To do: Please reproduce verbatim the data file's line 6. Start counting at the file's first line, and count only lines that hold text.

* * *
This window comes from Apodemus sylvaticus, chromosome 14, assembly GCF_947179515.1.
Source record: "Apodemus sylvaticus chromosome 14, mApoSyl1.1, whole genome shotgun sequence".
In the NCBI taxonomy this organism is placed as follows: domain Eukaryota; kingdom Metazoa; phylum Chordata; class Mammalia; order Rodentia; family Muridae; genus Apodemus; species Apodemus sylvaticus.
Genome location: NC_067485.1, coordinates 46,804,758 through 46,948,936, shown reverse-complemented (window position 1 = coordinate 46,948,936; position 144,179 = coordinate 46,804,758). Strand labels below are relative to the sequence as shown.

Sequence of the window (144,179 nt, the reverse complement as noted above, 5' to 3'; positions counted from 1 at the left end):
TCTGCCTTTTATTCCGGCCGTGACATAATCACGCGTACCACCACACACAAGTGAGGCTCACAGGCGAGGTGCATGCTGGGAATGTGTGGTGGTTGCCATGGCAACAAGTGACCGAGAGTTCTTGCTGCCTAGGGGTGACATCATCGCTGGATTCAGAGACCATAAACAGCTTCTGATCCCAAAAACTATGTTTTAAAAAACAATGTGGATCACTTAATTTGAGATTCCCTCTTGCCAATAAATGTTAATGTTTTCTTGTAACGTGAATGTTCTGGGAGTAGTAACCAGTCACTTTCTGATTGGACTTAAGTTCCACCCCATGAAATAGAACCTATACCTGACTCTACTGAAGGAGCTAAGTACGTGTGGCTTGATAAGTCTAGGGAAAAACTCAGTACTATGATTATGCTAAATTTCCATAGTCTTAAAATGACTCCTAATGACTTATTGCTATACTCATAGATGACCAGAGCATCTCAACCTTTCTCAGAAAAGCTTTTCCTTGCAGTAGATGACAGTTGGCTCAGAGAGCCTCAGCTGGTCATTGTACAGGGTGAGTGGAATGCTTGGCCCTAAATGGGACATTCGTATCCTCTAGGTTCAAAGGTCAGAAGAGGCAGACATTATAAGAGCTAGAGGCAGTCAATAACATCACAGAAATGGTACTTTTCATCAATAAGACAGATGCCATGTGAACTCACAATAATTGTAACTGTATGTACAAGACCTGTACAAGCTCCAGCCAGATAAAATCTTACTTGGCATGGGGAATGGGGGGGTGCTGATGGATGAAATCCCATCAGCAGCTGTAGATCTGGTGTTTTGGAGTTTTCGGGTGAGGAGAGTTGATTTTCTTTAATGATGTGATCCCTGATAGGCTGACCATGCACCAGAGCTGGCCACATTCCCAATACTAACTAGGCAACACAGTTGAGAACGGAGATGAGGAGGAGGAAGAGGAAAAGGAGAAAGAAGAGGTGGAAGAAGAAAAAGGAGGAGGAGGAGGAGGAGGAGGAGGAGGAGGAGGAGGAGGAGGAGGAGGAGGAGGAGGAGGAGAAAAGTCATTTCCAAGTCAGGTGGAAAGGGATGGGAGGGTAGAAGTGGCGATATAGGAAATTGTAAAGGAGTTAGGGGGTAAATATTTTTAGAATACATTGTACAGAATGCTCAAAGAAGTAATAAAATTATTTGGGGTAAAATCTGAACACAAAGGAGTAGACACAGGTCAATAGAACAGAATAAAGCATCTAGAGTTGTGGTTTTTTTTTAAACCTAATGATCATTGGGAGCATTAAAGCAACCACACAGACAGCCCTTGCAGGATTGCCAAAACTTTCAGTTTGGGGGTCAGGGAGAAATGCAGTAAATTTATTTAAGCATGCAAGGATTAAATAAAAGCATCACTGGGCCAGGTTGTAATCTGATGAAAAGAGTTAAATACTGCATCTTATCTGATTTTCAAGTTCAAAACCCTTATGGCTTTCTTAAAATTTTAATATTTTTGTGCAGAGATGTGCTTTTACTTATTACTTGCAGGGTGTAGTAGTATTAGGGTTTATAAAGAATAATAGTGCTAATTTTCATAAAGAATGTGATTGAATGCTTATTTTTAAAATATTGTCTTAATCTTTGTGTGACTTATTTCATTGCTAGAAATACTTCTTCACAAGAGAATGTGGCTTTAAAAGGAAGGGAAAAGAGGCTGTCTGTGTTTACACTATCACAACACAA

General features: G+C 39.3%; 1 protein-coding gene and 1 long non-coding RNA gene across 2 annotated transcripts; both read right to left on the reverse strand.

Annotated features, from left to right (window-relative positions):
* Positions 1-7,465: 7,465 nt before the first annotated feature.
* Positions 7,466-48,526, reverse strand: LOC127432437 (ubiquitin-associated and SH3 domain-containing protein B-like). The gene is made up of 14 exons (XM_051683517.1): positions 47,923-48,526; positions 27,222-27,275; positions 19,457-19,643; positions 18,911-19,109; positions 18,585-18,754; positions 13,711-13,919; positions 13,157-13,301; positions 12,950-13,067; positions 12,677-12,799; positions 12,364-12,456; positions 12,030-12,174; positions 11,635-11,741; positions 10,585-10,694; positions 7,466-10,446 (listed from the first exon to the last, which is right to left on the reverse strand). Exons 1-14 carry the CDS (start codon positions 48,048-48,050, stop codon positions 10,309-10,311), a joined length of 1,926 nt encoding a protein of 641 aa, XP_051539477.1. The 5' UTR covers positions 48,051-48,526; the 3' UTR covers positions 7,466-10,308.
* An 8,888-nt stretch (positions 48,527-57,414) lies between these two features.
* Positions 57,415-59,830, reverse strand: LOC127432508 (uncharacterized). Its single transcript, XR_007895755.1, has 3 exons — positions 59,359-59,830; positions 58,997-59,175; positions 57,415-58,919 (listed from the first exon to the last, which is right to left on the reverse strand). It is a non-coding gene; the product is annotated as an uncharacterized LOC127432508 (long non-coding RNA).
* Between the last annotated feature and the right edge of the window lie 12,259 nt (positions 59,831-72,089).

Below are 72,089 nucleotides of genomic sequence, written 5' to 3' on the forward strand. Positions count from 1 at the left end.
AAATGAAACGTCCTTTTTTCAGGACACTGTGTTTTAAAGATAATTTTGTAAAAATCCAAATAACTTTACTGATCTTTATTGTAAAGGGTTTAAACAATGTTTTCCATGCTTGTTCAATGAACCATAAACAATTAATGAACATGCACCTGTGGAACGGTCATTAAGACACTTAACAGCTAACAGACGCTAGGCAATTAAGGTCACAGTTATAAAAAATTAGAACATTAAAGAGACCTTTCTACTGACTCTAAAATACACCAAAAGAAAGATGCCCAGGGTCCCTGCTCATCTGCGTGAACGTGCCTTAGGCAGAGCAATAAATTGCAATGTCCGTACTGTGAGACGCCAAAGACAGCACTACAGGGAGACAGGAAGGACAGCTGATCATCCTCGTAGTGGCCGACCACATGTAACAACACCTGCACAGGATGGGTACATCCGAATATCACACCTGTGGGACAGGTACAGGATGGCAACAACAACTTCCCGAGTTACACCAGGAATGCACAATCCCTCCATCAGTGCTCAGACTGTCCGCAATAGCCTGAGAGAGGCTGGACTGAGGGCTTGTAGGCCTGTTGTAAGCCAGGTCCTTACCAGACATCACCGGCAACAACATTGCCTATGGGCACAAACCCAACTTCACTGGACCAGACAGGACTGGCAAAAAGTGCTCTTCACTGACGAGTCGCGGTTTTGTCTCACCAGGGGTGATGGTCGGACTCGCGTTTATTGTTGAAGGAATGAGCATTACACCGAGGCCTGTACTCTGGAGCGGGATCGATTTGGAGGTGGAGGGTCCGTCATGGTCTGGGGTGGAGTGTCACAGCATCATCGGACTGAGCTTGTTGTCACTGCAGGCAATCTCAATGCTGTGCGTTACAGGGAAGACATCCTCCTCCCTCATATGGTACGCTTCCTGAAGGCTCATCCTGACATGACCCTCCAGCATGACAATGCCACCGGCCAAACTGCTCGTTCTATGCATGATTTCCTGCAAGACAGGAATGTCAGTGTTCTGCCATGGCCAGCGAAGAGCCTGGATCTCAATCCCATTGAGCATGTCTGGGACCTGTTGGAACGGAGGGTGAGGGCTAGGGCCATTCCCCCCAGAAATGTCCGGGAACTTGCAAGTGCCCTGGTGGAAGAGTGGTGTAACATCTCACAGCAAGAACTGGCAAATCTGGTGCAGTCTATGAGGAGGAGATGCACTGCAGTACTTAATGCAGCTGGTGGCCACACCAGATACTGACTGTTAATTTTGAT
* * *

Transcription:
TCTGCCTTTTATTCCGGCCGTGACATAATCACGCGTACCACCACACACAAGTGAGGCTCACAGGCGAGGTGCATGCTGGGAATGTGTGGTGGTTGCCATGGCAACAAGTGACCGAGAGTTCTTGCTGCCTAGGGGTGACATCATCGCTGGATTCAGAGACCATAAACAGCTTCTGATCCCAAAAACTATGTTTTAAAAAACAATGTGGATCACTTAATTTGAGATTCCCTCTTGCCAATAAATGTTAATGTTTTCTTGTAACGTGAATGTTCTGGGAGTAGTAACCAGTCACTTTCTGATTGGACTTAAGTTCCACCCCATGAAATAGAACCTATACCTGACTCTACTGAAGGAGCTAAGTACGTGTGGCTTGATAAGTCTAGGGAAAAACTCAGTACTATGATTATGCTAAATTTCCATAGTCTTAAAATGACTCCTAATGACTTATTGCTATACTCATAGATGACCAGAGCATCTCAACCTTTCTCAGAAAAGCTTTTCCTTGCAGTAGATGACAGTTGGCTCAGAGAGCCTCAGCTGGTCATTGTACAGGGTGAGTGGAATGCTTGGCCCTAAATGGGACATTCGTATCCTCTAGGTTCAAAGGTCAGAAGAGGCAGACATTATAAGAGCTAGAGGCAGTCAATAACATCACAGAAATGGTACTTTTCATCAATAAGACAGATGCCATGTGAACTCACAATAATTGTAACTGTATGTACAAGACCTGTACAAGCTCCAGCCAGATAAAATCTTACTTGGCATGGGGAATGGGGGGGTGCTGATGGATGAAATCCCATCAGCAGCTGTAGATCTGGTGTTTTGGAGTTTTCGGGTGAGGAGAGTTGATTTTCTTTAATGATGTGATCCCTGATAGGCTGACCATGCACCAGAGCTGGCCACATTCCCAATACTAACTAGGCAACACAGTTGAGAACGGAGATGAGGAGGAGGAAGAGGAAAAGGAGAAAGAAGAGGTGGAAGAAGAAAAAGGAGGAGGAGGAGGAGGAGGAGGAGGAGGAGGAGGAGGAGGAGGAGGAGGAGGAGGAGGAGGAGAAAAGTCATTTCCAAGTCAGGTGGAAAGGGATGGGAGGGTAGAAGTGGCGATATAGGAAATTGTAAAGGAGTTAGGGGGTAAATATTTTTAGAATACATTGTACAGAATGCTCAAAGAAGTAATAAAATTATTTGGGGTAAAATCTGAACACAAAGGAGTAGACACAGGTCAATAGAACAGAATAAAGCATCTAGAGTTGTGGTTTTTTTTTAAACCTAATGATCATTGGGAGCATTAAAGCAACCACACAGACAGCCCTTGCAGGATTGCCAAAACTTTCAGTTTGGGGGTCAGGGAGAAATGCAGTAAATTTATTTAAGCATGCAAGGATTAAATAAAAGCATCACTGGGCCAGGTTGTAATCTGATGAAAAGAGTTAAATACTGCATCTTATCTGATTTTCAAGTTCAAAACCCTTATGGCTTTCTTAAAATTTTAATATTTTTGTGCAGAGATGTGCTTTTACTTATTACTTGCAGGGTGTAGTAGTATTAGGGTTTATAAAGAATAATAGTGCTAATTTTCATAAAGAATGTGATTGAATGCTTATTTTTAAAATATTGTCTTAATCTTTGTGTGACTTATTTCATTGCTAGAAATACTTCTTCACAAGAGAATGTGGCTTTAAAAGGAAGGGAAAAGAGGCTGTCTGTGTTTACACTATCACAACACAA